After two banner years in 2013 and 2014, the pace of new bar openings slowed considerably in 2015. After all, it seemed as though every possible niche had been filled — at least inside the Loop.
Thankfully, savvy operators still found a way to differentiate themselves from the pack and attract attention with winning new concepts that focused on serving their neighborhoods well.
If anything, this year's best new bars focused on friendly service and speedy execution. Houstonians have demonstrated that we're willing to wait five or 10 minutes for the perfectly stirred, properly diluted concoction that get's a subtle lift from two drops of a housemade tincture. But, all in all, we'd rather have something that's 85 percent as delicious and is served in two minutes.
Also worth noting is the impact that Uber has had on bar patrons. We're all a little safer thanks to the app's convenience and low prices (except during surges). Operators have commented to me that they've noticed parking lots are slightly less full than in the past as people make the smart choice not to drink and drive.
Bars being a bit more personal than restaurants, a few places didn't make my list, because they just aren't my thing. I hear great things about Midtown nightclub Clé but probably won't patronize it. Similarly, I haven't made it to EaDo newcomers like Around the Corner and Arlo's Ballroom. Maybe next year.
Since it opened last December, this Midtown spot (thankfully, the Midtrose moniker hasn't caught on) has made a splash for its creative cocktails, extensive craft beer selection and inviting, upscale atmosphere. Any menu that dedicates sections both to boilermakers and simple highballs demonstrates a high regard for ease of consumption that's a welcome alternative to fussier drinks — although they have those, too. A variety of well-crafted bar bites makes it an appealing happy hour destination.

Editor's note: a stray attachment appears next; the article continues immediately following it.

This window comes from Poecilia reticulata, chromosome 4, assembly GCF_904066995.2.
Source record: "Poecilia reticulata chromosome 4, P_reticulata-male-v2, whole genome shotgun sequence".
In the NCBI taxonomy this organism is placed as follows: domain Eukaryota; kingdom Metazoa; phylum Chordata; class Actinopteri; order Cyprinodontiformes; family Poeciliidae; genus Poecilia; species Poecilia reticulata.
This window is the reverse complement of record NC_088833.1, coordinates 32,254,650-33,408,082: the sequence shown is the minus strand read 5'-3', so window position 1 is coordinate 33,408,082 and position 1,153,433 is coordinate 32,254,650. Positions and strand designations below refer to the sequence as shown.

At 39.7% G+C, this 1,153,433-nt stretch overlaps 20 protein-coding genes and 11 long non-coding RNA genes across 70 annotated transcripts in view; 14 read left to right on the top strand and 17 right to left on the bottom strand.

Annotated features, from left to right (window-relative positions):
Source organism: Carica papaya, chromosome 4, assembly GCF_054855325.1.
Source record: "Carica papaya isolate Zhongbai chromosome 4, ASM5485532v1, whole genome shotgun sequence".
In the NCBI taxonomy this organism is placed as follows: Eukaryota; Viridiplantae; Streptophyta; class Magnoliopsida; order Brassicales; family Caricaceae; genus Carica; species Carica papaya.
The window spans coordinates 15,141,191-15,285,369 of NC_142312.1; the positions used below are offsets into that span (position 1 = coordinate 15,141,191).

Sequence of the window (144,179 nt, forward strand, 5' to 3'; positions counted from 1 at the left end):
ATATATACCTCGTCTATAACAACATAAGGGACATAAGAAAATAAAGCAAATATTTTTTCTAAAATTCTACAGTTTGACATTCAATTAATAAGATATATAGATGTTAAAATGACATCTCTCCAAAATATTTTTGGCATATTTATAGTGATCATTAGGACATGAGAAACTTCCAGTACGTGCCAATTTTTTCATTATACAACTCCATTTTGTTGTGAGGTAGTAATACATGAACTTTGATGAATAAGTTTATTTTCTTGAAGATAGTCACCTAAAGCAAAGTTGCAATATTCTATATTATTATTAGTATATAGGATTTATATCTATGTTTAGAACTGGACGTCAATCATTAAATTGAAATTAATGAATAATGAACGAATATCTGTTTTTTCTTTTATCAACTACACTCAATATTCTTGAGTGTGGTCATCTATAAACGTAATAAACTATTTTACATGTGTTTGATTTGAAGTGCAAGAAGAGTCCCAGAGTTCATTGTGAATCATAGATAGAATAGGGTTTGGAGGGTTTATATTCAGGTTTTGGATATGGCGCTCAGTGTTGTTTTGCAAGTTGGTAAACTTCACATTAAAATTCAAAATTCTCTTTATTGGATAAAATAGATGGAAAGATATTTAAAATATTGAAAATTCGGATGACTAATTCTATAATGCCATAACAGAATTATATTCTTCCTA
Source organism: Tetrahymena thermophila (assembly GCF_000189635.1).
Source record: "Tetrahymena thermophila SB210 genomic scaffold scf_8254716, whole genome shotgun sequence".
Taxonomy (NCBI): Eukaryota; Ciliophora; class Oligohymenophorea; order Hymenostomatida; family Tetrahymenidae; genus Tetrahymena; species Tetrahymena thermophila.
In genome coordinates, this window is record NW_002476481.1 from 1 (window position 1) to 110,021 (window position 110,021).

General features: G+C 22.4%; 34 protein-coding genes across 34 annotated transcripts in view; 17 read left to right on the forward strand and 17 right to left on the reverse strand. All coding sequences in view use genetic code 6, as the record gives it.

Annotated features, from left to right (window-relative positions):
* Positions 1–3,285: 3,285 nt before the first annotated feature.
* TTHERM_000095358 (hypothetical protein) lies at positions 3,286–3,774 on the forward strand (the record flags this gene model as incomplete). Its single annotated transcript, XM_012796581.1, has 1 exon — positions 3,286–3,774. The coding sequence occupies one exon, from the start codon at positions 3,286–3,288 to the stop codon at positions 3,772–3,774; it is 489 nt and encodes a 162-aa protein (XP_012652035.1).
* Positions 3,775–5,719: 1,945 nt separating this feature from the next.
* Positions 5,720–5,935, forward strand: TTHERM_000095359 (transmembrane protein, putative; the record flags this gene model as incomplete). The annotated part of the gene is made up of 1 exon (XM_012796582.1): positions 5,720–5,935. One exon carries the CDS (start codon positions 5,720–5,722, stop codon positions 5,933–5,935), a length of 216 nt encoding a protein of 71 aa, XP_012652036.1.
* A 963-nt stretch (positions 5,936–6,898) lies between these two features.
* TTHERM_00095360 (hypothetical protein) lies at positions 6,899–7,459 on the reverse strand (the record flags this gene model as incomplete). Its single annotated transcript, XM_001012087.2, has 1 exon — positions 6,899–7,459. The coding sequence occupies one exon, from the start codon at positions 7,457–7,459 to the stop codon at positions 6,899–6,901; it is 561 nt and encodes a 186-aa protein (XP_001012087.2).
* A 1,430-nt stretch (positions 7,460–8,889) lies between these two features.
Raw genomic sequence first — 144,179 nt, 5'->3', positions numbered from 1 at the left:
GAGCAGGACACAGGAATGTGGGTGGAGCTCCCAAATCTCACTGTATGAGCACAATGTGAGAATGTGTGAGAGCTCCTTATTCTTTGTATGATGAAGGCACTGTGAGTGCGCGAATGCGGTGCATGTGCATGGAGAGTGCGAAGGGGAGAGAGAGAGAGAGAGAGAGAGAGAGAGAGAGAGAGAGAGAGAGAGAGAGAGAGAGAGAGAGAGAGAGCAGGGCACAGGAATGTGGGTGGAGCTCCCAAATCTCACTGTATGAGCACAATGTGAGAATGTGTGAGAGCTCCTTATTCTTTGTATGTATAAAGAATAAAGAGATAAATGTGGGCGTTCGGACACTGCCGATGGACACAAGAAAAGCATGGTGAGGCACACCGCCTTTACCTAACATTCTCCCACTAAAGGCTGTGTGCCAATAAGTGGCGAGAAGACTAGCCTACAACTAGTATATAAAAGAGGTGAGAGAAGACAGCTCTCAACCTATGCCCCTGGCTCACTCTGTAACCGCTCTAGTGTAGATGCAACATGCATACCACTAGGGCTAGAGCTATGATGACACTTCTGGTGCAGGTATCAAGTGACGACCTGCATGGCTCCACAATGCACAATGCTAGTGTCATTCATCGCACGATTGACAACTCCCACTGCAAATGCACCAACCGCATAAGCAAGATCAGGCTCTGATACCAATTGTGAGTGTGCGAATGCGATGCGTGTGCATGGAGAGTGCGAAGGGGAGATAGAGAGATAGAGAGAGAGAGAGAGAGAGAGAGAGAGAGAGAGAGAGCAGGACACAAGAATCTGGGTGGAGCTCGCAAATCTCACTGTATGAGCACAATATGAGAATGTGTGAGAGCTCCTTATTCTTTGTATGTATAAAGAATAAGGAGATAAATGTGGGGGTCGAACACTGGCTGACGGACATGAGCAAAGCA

Johnny's Gold Brick
The Treadsack Group's "bar ass bar" offers an inviting space that transformed the former Boom Boom Room with green walls and wood accents. Created by bar director Leslie Ross, the budget-friendly menu of 10 classic cocktails — conveniently painted on the wall and priced at only $8 — features accessible flavors that have been given Ross's signature twist. The boilermaker, a bottle of Lone Star paired with an Old Fashioned shot, is an instant classic. Friendly service lead by manager Justin Ware and bartender Brad Stringer, as well as a carefully chosen playlist, ensure the night goes well. If Johnny's had only done those things, it would have been enough, but providing a new home from Pi Pizza Truck gives the bar legitimate late night utility.
The transformation of iconic gay bar EJ's into this summer's most talked-about new arrival demonstrates that partners partners Sara and Rob Cromie, Harres Exezidis and chief operating officer Jake Rainey successfully applied the lessons they learned at both Cottonwood and Liberty Station to their coastal Mexican cantina. Like the other two properties, La Grange delivers a well-chosen selection of craft beer, but the bar's tequila-oriented cocktail program that's uses quality spirits and fresh juices stands on its own. The crowds can be intense, but stopping in for brunch allows for a quieter way to experience the expansive courtyard.
Anvil veteran Chris Frankel has created a craft cocktail oasis in the middle of Midtown in a small space above Cook & Collins. At Spare Key, Frankel shares his passion for travel with a menu dedicated to cocktails from all 50 states and Washington, D.C. as well as monthly pop-ups inspired by different countries. Of course, he's not above indulging in more whimsical fare like a night dedicated to bombs (cocktails made with Redbull) including the "Bomb-os Gin Fizz" and a "Bombazaki" (made with expensive Japanese whisky) that are designed to horrify mustache-twirling cocktails snobs.